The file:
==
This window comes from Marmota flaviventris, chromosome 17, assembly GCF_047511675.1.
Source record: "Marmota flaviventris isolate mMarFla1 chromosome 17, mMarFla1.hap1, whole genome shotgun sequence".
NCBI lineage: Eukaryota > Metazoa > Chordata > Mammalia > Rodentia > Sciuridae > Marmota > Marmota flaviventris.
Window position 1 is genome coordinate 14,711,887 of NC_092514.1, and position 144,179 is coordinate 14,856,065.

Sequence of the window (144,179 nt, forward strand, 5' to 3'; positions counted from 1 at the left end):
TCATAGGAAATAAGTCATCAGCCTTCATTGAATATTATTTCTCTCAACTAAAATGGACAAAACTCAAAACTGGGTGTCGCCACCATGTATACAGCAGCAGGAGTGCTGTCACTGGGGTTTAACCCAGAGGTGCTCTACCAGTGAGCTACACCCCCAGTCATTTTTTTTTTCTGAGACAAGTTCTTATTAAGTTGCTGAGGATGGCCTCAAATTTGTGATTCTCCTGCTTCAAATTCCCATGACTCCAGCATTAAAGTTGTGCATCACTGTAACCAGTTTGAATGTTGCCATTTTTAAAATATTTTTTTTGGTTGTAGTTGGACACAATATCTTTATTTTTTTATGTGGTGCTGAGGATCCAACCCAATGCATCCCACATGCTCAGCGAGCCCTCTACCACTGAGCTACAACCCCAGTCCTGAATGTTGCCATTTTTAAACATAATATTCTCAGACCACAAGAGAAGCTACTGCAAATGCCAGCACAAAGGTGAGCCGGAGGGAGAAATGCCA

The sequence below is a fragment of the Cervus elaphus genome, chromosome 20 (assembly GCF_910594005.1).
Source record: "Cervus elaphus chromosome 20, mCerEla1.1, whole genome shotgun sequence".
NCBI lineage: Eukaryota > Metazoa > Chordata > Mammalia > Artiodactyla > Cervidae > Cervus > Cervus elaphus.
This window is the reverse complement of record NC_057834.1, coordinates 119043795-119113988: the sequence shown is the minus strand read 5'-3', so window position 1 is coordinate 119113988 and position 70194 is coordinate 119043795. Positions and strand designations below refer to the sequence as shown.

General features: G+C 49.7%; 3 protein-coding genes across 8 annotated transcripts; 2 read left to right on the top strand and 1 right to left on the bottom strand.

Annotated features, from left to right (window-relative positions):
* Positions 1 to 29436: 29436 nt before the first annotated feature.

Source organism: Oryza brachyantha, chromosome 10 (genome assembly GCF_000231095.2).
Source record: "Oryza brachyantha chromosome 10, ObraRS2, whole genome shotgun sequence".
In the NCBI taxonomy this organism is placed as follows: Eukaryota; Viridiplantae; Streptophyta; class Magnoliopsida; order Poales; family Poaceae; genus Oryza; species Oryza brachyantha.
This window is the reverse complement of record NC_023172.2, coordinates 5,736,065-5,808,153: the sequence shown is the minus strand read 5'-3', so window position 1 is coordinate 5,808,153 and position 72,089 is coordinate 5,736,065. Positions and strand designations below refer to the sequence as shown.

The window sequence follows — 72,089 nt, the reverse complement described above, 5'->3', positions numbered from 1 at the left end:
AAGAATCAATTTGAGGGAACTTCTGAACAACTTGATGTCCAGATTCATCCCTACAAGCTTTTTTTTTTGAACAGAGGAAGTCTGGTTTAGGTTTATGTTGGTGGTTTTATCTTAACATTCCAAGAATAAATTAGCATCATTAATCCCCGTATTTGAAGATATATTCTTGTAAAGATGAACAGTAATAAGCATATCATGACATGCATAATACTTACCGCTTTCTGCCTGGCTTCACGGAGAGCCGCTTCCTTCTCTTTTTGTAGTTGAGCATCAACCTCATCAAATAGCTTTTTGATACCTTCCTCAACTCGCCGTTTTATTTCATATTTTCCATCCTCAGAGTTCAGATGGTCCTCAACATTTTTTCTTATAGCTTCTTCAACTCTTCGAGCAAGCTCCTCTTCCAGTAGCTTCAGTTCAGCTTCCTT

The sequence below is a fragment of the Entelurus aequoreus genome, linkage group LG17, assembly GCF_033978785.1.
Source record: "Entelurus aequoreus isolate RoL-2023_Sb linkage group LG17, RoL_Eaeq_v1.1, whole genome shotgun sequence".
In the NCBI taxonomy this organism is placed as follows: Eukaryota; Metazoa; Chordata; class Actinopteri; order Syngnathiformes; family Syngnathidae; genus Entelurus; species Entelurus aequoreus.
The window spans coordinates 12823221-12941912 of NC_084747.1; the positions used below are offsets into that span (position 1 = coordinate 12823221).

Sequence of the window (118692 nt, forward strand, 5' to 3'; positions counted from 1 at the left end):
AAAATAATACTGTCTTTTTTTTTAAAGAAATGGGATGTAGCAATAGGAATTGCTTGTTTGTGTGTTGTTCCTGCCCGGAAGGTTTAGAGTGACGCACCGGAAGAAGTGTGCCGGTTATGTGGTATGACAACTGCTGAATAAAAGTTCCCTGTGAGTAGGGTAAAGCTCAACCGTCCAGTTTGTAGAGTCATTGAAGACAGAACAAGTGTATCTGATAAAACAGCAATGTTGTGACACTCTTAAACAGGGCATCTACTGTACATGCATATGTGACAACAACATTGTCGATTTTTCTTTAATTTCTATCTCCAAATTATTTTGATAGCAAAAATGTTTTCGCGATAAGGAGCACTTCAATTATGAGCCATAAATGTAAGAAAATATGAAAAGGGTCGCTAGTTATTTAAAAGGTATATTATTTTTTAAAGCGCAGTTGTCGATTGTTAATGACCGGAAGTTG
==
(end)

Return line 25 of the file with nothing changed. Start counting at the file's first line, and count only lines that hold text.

AAAATAATACTGTCTTTTTTTTTAAAGAAATGGGATGTAGCAATAGGAATTGCTTGTTTGTGTGTTGTTCCTGCCCGGAAGGTTTAGAGTGACGCACCGGAAGAAGTGTGCCGGTTATGTGGTATGACAACTGCTGAATAAAAGTTCCCTGTGAGTAGGGTAAAGCTCAACCGTCCAGTTTGTAGAGTCATTGAAGACAGAACAAGTGTATCTGATAAAACAGCAATGTTGTGACACTCTTAAACAGGGCATCTACTGTACATGCATATGTGACAACAACATTGTCGATTTTTCTTTAATTTCTATCTCCAAATTATTTTGATAGCAAAAATGTTTTCGCGATAAGGAGCACTTCAATTATGAGCCATAAATGTAAGAAAATATGAAAAGGGTCGCTAGTTATTTAAAAGGTATATTATTTTTTAAAGCGCAGTTGTCGATTGTTAATGACCGGAAGTTG